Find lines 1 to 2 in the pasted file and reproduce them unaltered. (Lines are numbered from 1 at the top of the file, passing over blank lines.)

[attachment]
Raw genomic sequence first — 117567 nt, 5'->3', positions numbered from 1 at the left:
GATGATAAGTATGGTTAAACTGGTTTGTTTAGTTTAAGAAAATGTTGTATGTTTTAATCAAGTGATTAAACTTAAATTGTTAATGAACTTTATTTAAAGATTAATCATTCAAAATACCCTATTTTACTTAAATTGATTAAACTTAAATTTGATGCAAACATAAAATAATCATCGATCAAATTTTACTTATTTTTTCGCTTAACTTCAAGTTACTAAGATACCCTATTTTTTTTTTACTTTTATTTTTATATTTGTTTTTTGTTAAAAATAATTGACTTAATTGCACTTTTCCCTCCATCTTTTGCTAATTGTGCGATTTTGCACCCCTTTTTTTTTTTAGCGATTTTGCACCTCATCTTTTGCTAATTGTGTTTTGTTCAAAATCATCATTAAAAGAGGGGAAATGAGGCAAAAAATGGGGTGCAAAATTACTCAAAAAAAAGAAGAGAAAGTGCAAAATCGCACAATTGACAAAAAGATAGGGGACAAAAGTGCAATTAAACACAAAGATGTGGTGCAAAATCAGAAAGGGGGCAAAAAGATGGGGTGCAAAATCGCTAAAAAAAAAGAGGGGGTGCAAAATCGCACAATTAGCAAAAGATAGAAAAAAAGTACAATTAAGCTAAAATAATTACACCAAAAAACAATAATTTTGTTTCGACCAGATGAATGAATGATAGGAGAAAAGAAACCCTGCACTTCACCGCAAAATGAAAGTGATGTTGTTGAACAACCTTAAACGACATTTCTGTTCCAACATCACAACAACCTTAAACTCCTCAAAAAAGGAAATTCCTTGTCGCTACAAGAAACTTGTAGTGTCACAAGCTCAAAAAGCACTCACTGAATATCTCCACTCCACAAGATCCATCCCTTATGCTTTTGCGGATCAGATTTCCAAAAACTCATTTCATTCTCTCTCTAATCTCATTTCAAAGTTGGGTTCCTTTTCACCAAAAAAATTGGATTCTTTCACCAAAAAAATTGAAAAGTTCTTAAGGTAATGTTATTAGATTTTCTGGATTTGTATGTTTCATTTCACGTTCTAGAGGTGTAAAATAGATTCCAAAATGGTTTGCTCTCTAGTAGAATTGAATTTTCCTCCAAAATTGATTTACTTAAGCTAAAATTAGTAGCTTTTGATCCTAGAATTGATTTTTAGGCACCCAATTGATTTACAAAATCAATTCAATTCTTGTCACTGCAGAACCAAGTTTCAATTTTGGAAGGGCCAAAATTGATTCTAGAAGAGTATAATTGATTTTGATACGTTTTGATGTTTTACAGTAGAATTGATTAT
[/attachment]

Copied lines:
Raw genomic sequence first — 117567 nt, 5'->3', positions numbered from 1 at the left:
GATGATAAGTATGGTTAAACTGGTTTGTTTAGTTTAAGAAAATGTTGTATGTTTTAATCAAGTGATTAAACTTAAATTGTTAATGAACTTTATTTAAAGATTAATCATTCAAAATACCCTATTTTACTTAAATTGATTAAACTTAAATTTGATGCAAACATAAAATAATCATCGATCAAATTTTACTTATTTTTTCGCTTAACTTCAAGTTACTAAGATACCCTATTTTTTTTTTACTTTTATTTTTATATTTGTTTTTTGTTAAAAATAATTGACTTAATTGCACTTTTCCCTCCATCTTTTGCTAATTGTGCGATTTTGCACCCCTTTTTTTTTTTAGCGATTTTGCACCTCATCTTTTGCTAATTGTGTTTTGTTCAAAATCATCATTAAAAGAGGGGAAATGAGGCAAAAAATGGGGTGCAAAATTACTCAAAAAAAAGAAGAGAAAGTGCAAAATCGCACAATTGACAAAAAGATAGGGGACAAAAGTGCAATTAAACACAAAGATGTGGTGCAAAATCAGAAAGGGGGCAAAAAGATGGGGTGCAAAATCGCTAAAAAAAAAGAGGGGGTGCAAAATCGCACAATTAGCAAAAGATAGAAAAAAAGTACAATTAAGCTAAAATAATTACACCAAAAAACAATAATTTTGTTTCGACCAGATGAATGAATGATAGGAGAAAAGAAACCCTGCACTTCACCGCAAAATGAAAGTGATGTTGTTGAACAACCTTAAACGACATTTCTGTTCCAACATCACAACAACCTTAAACTCCTCAAAAAAGGAAATTCCTTGTCGCTACAAGAAACTTGTAGTGTCACAAGCTCAAAAAGCACTCACTGAATATCTCCACTCCACAAGATCCATCCCTTATGCTTTTGCGGATCAGATTTCCAAAAACTCATTTCATTCTCTCTCTAATCTCATTTCAAAGTTGGGTTCCTTTTCACCAAAAAAATTGGATTCTTTCACCAAAAAAATTGAAAAGTTCTTAAGGTAATGTTATTAGATTTTCTGGATTTGTATGTTTCATTTCACGTTCTAGAGGTGTAAAATAGATTCCAAAATGGTTTGCTCTCTAGTAGAATTGAATTTTCCTCCAAAATTGATTTACTTAAGCTAAAATTAGTAGCTTTTGATCCTAGAATTGATTTTTAGGCACCCAATTGATTTACAAAATCAATTCAATTCTTGTCACTGCAGAACCAAGTTTCAATTTTGGAAGGGCCAAAATTGATTCTAGAAGAGTATAATTGATTTTGATACGTTTTGATGTTTTACAGTAGAATTGATTAT